Steve Scott’s Radical Hot Rod Creation

“The Uncertain-T”


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“How It All Began”

Everything on this page is copyrighted by me, Steve Scott, 2012 - 2016


On about March 15, 1960, when I was 17, a classmate in our advanced physics class

drew a cartoon of a wild, tipped over Model T hot rod.  When he showed it to a few

of us, one of the guys said something like, "Wow! What a wild hot rod! It's too bad

you can't build something like that."  I then said something like, "If you can think

of something, you can create it."  As I was saying that, I knew that I HAD to build

something like it to prove my point!  After all… it was an advanced physics class!


I went directly home after school with my vision of the hot rod that the cartoon had

inspired me to visualize, and started measuring and drawing it to scale on the wall

of our small, narrow, detached garage, trying to figure out what it would take to

actually build something like it.


I didn't try to make it exactly like the cartoon because some things were just too cartoonish, but the inspiration was there, and I visualized what it should look like right then.  My mom kept coming out and telling me how late it was getting.  She gave up at about Midnight.


At about 4 or 5 a.m., I KNEW that I could build it! I was so excited... and also so scared at the same time... because I knew that I would have to invent and create things to make it work!  Even so, I was determined... no... I felt “destined” to build my vision!


MUCH MORE went into the design of “The Uncertain-T” than most people realize. I absolutely didn’t want to just “put parts together”... you know... like “cut and paste” on a computer.  That’s one thing that really bothered me about most hot rods.  Even though so many hot rods looked so great, they all had some, or many things about them that just didn’t seem right to me... they just didn’t seem to fit together.  So, I spent A LOT of time measuring real parts and drawing them to exact size on the drywall in our little garage. One of my TOP priorities when designing and building the "T" was to keep everything as "clean" and "minimal" as possible.  I had to have all the major parts before I could start building the body.  It wasn’t just a radical looking hot rod... to me... it was a work of art… a sculpture!  EVERYTHING had to “work together”... it all had to be “balanced” in size, shape, position, color, etc.  I needed to mock up the chassis in order to decide all the measurements and angles of the body, etc.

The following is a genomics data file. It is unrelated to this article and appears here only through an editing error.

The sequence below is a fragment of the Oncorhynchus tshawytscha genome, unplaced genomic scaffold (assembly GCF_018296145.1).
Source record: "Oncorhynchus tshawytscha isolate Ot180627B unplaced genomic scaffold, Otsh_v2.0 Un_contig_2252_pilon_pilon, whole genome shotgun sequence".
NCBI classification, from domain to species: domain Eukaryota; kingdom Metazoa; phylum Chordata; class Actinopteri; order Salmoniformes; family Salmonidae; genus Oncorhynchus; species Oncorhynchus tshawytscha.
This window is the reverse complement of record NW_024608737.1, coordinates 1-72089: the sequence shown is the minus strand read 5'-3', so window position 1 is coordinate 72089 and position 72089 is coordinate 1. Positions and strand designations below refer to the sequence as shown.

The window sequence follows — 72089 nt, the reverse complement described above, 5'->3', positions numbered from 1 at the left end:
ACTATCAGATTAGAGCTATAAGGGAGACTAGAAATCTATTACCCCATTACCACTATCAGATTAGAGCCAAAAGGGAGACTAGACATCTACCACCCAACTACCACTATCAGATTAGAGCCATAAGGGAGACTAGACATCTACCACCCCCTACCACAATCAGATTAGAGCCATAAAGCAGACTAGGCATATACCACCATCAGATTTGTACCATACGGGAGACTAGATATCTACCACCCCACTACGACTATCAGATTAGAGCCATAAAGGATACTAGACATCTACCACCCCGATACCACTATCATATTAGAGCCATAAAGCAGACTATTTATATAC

I REALLY didn't like bulky steering boxes and thick steering columns... even chromed and shiny... they still looked “wrong” to me.  Even if it was chromed, I didn't want a long, thick steering shaft going from the dash to a big ugly steering gear box in front and obscure some of the left side of the engine!  I was going to have to make, or even invent something simple and clean to do the job.


Being a true hot rodder in The San Fernando Valley in those days, I was no stranger to all the many "junk yards" stacked high with carcases of every imaginable make and year of car.  It took me a while... and many, many hours... looking in and under every type of car in the junk yards... until one day when I discovered rack and pinion steering!  I hadn’t been looking at foreign cars at all, because of course... in those days... hot rods were mostly Fords.  I was very excited when I saw my first rack and pinion steering mechanism!  They were so simple and straight forward, and I knew that when I found the right one, that I could modify it to do just what I needed.  The day that I found the right solution, I couldn’t stop grinning. Even so, it was just a start.  I still needed to modify it by cutting off one end and capping it so that only one side would go forward to the left front wheel.


I knew that I wanted to have a “nailhead” Buick engine so that it would be distinctive, and wouldn’t be big and bulky and overpower the design of the body. T he motor came from a low mileage Buick... a '55... I think.  For many design reasons I absolutely wanted the engine to be as level to the ground as possible, so that meant finding a transmission and rear end that had their drive at the bottom, instead of the middle or top.  The perfect solution for the transmission was a “stick Hydro”... an excellent solution because it would also eliminate the need for a clutch pedal and linking parts!  A friend built "stick" Hydros.  He recommended using a Pontiac Hydramatic.  He went through it for me when it was time to get it actually running.


It was a “no brainer” for me for what to use for the rear end.  A magnesium Halibrand Quick Change had the drive coming in at the bottom, allowing me the lowest possible drive line.  All I needed to do was to earn a lot of money to buy one! :)


I used the widest Ford axle housings and axles that I could find.  I thought about disc brakes, but I didn’t like how they looked.  To me, the best look to compliment the simplicity of everything else was Buick finned aluminum brake drums... something readily available at the local junk yards.


I was almost ready to begin sizing and constructing the body.  The only main elements left were wheels and a cowl from a Model T.  Finding a cowl by itself, and being able to afford magnesium wheels and the tires that I wanted to use meant working hard to earn the money to buy them!  I could... and did... mock up everything else.


To be continued... in my book :)

- Updated 11/7/16 -

- © 2013 - 2016 Steve Scott -